Need Advice on Reconditioning a Chester Yawl

This is a used Chester Yawl that appears very well made. I want to use it often and for a long time but it does not need to look brand new. Outer hull paint is great but for a couple spots along the keel that I will epoxy. These pictures of the interior are what I am worried about. Should I sand down to bare wood, then epoxy and varnish, or can I just sand smooth the flaking parts and lightly sand everywhere else and then epoxy and varnish? 

All advice on keeping my Chester Yawl in good working order for a long long time is much appreciated.


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RE: Need Advice on Reconditioning a Chester Yawl

   I think yoou are saying that you'd like to keep the "brightwork" bright - not painted.  You might get a few differeing opinions, but here's mine.

Painting the whole thing will be easiest. Just need to sand to a good smooth/clean surface and paint.  I'd probably paint, then go boating.

If not painting you have a few options - and one thing that isn't an option (putting epoxy over any varnish).

1) Varnish Only: Just as soon as you've got all the loose material scraped and sanded away, and a surface that is sanded smooth enough for you to be satisfied with varnishing, you can varnish. It won't be beautiful, but is basically the same prep that you'd do for painting. Won't last quite as long as paint.

2) Better Protected but not Beautiful: To get the longest lived surface, you need well-adhered epoxy sealing all wood surfaces, and this obiously isn't the case based on the evident water stains.  To prep for epoxy, you MUST be sure to sand off all varnish (but not all epoxy unless you go with option 3).  You might be able to tell the varnish is gone by the fact that a bit of "pine tree" smell will go away when you have removed the varnish (and have removed all the varnisn dust).  Also by a change in feel of the sander (less drag) or the appearance of the powder dust created (epoxy more white-grey than varnish, which is more yellow - but this isn't really distinct). At that point, and before coating with epoxy you might want to try Oxalic acid to lighten the water stained areas.  You have to let things dry well before then coating with epoxy, and things will probably still be a bit spotty.  Anyway, you'd coat all the bare wood spots and the remaining sanded epoxy surfaces with epoxy, and then varnish.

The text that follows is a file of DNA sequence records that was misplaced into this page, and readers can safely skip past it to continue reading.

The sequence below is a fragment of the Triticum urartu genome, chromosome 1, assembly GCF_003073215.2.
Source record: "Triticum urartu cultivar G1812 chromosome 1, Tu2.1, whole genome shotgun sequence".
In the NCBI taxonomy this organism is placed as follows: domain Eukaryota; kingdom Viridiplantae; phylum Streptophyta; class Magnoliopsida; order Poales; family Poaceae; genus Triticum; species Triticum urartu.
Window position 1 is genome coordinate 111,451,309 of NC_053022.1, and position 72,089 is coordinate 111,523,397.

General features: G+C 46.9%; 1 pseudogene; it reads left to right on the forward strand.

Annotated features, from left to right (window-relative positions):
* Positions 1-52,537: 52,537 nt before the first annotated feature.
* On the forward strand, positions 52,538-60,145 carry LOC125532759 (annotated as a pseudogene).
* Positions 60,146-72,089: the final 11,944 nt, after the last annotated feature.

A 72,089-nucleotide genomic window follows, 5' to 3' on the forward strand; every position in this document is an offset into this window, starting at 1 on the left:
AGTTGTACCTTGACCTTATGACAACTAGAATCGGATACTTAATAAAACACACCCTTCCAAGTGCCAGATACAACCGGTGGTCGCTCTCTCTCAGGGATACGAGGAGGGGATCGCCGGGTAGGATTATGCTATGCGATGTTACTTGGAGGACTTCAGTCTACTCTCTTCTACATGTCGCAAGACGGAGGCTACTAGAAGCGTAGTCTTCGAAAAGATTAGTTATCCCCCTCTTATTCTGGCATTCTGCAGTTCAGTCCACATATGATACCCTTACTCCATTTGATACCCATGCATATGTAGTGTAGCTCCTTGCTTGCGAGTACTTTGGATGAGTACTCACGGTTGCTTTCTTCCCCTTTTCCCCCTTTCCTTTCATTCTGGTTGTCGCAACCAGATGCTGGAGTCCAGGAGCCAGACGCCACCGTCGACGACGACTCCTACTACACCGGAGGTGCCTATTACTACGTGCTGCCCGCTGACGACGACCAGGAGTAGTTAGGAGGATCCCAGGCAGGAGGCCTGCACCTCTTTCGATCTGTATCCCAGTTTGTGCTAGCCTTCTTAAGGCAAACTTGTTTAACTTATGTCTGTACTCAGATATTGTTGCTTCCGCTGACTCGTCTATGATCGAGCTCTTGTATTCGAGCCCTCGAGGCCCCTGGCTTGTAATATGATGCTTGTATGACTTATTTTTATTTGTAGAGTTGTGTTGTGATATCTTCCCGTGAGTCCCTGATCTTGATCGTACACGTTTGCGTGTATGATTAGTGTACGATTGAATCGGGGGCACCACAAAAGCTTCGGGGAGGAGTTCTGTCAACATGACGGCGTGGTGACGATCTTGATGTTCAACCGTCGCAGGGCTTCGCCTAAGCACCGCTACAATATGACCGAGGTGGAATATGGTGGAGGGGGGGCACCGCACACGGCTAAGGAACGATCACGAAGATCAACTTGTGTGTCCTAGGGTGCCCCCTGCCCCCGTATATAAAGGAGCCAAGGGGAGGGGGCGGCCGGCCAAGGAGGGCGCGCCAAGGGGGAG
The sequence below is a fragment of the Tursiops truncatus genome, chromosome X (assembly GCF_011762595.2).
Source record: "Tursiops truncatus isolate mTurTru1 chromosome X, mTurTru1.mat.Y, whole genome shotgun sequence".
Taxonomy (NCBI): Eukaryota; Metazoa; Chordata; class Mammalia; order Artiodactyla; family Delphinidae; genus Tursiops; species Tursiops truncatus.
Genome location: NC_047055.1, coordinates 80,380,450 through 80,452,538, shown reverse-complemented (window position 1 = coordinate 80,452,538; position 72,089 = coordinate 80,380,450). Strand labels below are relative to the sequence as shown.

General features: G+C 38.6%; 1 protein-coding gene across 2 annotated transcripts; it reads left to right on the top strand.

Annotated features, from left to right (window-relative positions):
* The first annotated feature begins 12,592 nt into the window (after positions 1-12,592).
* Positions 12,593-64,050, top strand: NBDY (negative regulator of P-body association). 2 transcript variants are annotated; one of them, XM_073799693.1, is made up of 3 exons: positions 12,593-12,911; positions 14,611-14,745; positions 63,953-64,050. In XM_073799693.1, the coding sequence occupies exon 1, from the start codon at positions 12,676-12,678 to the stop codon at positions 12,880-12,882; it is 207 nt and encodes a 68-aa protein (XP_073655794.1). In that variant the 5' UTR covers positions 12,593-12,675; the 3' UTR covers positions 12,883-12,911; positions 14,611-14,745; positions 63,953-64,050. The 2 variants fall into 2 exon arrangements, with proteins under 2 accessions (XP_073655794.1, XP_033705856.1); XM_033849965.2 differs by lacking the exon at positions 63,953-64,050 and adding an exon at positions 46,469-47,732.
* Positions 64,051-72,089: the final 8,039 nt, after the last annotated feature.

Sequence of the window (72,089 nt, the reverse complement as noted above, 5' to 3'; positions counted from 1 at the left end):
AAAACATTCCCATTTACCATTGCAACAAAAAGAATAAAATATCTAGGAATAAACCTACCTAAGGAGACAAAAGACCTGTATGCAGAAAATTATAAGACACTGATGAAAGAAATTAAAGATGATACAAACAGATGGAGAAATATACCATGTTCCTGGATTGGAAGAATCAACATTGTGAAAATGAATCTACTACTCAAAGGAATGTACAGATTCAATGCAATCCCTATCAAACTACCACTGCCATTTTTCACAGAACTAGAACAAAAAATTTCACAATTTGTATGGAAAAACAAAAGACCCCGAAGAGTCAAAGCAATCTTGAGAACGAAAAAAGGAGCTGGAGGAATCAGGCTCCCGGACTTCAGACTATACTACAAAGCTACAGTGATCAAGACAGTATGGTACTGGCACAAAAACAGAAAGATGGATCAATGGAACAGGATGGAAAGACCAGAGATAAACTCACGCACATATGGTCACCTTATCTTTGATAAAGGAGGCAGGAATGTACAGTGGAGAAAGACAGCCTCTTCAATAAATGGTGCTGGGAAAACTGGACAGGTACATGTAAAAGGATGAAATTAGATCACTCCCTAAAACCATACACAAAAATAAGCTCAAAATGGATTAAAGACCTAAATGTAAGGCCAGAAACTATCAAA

3) To get a really nice look you'll have to sand everything to bare wood, avoiding the problems you get with scalloping the surface/keeping the surface flat as you sand away the last patches of epoxy adjacent to softer wood areas.  Then maybe the Oxalic acid treatment if the stains are too deep to sand away, then start from scratch on the bare wood with epoxy and then varnish. This won't really be more durable than process # 2, just might be better looking when done.  And a lot more work.

RE: Need Advice on Reconditioning a Chester Yawl

   Thanks Bubblehead. I leaning toward paint frames with the interior and then varnish the floorboards and bow and stern seating. 

Another issue has appeared: two of the frames are separating from the sides but only near the gunwale What is a good way to re-attach them? Here is a picture of them at rest and then with a little flexing outward.

RE: Need Advice on Reconditioning a Chester Yawl

   I've removed the fillet and am waiting for the epoxy and 303 filler to redo these. 

RE: Need Advice on Reconditioning a Chester Yawl

Though maybe I'd find you asking about 'what to do' here' Classtime....

Other than what I'd posted on the WB Forum, you may want to consider pulling that errant panel into closer contact with the sheerstrake.

(Others here, more familiar with the CY design, feel free to add your opinions.)

Generally speaking, when working with stitch & glue kits, common advice is that '1/8" is close enough' so take that as a kind of Rule of Thumb for the evident gap.

Typical stitching wire used is 18 ga. (0.0403") bare copper, available in many hardware stores as well as here at CLC's store. Original stitch holes will have been filled with epoxy & maybe varnish/paint so a smallish drill bit (any between #60 to #58 will work, can be found in welding tip cleaner kits w/ suitable holder for not much $$ at that same well-stocked hardware store or welding supply outfit) will prove useful for poking new holes in plank and bulkhead should you desire to bring the parts closer together before adding new fillets.

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